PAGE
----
Dialectic Journal

Topics: Slavery, Slavery in the United States, Abolitionism Pages: 6 (2691 words) Published: January 12, 2015
Dialectic Journal
Narrative of the Life of Frederick Douglass

“Fortunate, most fortunate occurrence!- fortunate for the millions of his manacled brethren…-fortunate for the land of his birth…-fortunate for himself…gave the world assurance of a man.”

Fortunate, being the theme of the occurrence of Frederick Douglass’s speech at the convention shows the magnitude of the occurrence, resembling a commemoration of his survival and the works of abolishing slavery at that time. It adds value to the narrative, showing that it was and is a very big deal and major stepping stone of the abolitionists and slavery. Pref

Long sentence/
Syntax/ Allusion

“I shall never forget his first speech at the convention…powerful impression it created…never hated slavery so intensely as at that moment…there stood…a prodigy…yet a slave…PATRICK HENRY, of revolutionary fame, never made a speech more eloquent in the cause of liberty, than the one we had just listened to.”

Garrison’s elevated level of writing, powerful use of words, and style of writing empowers readers, the audience being that of the 1840s, to believe in the cause of the abolitionists and the commitment in protecting Douglass and other slaves. He goes on to compare Douglass to Henry, a known and highly regarded white revolutionist, showing the intellect that can be obtained by a negro, a savage beast. Pref

“Yet how deplorable was his situation! what terrible chastisements were inflicted upon his person! what still more shocking outrages were perpetrated upon his mind!...by those professing to have the same mind in them that was in Christ Jesus!”

Garrison chooses to use exclamation marks in place of commas, arousing a sense of urgency and injustice inflicted upon slaves like Frederick, as if he were shouting out through the pages of the book. Pref

Short Sentence

The two shortest sentences in Garrison’s preface that show up in the end aggregate to give the reader something to stand by and sums up his preface perfectly, resembling somewhat of a motto for abolitionists. 13


“By far the larger part of slaves know as little of their ages as horses know of theirs…I know nothing….my mother and I were separated when I was but an infant-before I knew her as my mother.”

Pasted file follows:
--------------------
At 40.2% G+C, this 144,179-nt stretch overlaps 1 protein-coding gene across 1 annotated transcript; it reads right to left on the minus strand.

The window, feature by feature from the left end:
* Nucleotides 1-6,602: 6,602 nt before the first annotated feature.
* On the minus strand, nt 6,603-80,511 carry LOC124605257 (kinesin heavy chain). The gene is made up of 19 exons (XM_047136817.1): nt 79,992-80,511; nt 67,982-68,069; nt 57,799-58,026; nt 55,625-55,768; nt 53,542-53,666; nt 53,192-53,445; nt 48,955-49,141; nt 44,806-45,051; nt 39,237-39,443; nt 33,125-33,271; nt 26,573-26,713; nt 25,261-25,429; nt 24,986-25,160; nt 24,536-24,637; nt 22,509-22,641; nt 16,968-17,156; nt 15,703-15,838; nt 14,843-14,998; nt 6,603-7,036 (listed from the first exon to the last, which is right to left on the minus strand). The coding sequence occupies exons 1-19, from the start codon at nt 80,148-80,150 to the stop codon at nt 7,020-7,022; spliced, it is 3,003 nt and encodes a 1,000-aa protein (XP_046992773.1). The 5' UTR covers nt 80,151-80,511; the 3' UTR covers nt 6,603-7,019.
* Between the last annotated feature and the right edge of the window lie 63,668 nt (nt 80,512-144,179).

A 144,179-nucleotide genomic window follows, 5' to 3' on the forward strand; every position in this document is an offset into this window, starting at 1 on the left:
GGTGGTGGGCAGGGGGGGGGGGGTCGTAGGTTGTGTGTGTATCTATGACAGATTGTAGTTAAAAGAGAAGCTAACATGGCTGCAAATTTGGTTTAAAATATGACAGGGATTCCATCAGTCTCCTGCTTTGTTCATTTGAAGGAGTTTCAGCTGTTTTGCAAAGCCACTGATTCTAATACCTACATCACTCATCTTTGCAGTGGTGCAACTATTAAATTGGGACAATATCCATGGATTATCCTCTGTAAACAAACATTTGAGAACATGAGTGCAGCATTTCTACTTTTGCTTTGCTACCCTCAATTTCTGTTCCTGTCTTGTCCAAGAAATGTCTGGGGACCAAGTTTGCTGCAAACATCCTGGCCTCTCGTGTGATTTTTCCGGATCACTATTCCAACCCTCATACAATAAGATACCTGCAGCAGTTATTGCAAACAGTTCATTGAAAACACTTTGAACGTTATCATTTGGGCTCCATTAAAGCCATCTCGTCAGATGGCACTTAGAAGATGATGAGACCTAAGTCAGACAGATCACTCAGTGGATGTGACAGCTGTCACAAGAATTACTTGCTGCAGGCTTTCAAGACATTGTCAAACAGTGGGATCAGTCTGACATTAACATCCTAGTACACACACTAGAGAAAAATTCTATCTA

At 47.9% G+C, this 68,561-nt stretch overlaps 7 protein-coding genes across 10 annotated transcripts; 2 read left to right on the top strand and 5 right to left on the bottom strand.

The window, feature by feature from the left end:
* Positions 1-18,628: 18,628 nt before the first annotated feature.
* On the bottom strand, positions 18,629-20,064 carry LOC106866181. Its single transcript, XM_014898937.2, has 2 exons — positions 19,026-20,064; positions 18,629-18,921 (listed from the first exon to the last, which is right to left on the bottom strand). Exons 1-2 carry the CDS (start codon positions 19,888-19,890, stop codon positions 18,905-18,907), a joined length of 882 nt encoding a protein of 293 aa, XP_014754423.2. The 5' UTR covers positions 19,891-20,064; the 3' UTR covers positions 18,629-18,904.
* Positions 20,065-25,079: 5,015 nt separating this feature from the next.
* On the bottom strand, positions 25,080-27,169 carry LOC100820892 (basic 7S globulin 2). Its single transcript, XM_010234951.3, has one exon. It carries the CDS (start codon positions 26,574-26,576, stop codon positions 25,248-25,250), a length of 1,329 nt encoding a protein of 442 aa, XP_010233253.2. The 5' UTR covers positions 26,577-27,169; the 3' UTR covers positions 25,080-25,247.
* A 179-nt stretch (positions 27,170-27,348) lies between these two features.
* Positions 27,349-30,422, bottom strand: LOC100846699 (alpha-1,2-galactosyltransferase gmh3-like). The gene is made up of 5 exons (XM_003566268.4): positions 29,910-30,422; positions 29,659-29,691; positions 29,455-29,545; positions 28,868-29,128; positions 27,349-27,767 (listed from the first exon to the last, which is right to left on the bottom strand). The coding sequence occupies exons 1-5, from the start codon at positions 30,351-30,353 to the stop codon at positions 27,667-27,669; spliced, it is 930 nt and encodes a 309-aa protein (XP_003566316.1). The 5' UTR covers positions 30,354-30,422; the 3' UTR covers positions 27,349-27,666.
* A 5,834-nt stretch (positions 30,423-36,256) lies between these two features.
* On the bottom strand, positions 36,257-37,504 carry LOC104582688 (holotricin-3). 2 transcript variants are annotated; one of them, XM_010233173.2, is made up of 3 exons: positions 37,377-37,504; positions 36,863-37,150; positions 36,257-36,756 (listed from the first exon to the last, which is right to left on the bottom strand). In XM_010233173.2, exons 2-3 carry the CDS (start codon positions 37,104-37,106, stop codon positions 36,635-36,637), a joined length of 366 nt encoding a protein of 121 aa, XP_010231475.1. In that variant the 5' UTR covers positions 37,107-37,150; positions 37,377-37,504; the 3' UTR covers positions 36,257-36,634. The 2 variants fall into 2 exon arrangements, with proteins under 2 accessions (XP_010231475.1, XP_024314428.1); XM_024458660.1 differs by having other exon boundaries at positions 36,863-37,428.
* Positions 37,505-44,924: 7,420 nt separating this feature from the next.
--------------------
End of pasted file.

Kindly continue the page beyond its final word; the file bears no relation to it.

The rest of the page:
There is a drastic change in the style of writing of Garrison and Frederick, but Douglass evokes and commands the same amount of passion within his writing by showing the animalistic dehumanization of slaves, demonstrating how a slave is “made”. 15

Evocative imagery

“…whip upon her naked back till she was literally covered with blood. No words, no tears, no prayers…the louder she screamed, the harder he whipped; and where the blood ran fastest, there he whipped the longest.”

The evocative imagery of Frederick’s first sight of a whipping evokes pathos in the readers, recreating his own emotions and instilling them within us, as if we were capable of imagining such atrocities. The parallelism is then used to show how Aunt Hester has no power and no way of stopping a whipping, being utterly helpless. 16


“It (the first sight of whipping he saw) struck me with an awful force. It was the blood-stained gate, the entrance to the hell of slavery…It was a most terrible spectacle.”

The continued parallelism helps elucidate the emotions stirred over Frederick from the sight of the whipping, defining it in multitude of ways, comparing it to a blood-stained gate to hell, provoking pathos. 17

Short Sentences

“I expected it to be my turn next. It was all new to me. I had never seen any thing like it before.”

These short sentences recreate the feeling of shock, the pounding blows inflicted upon his mind from the scene of the whipping. 18

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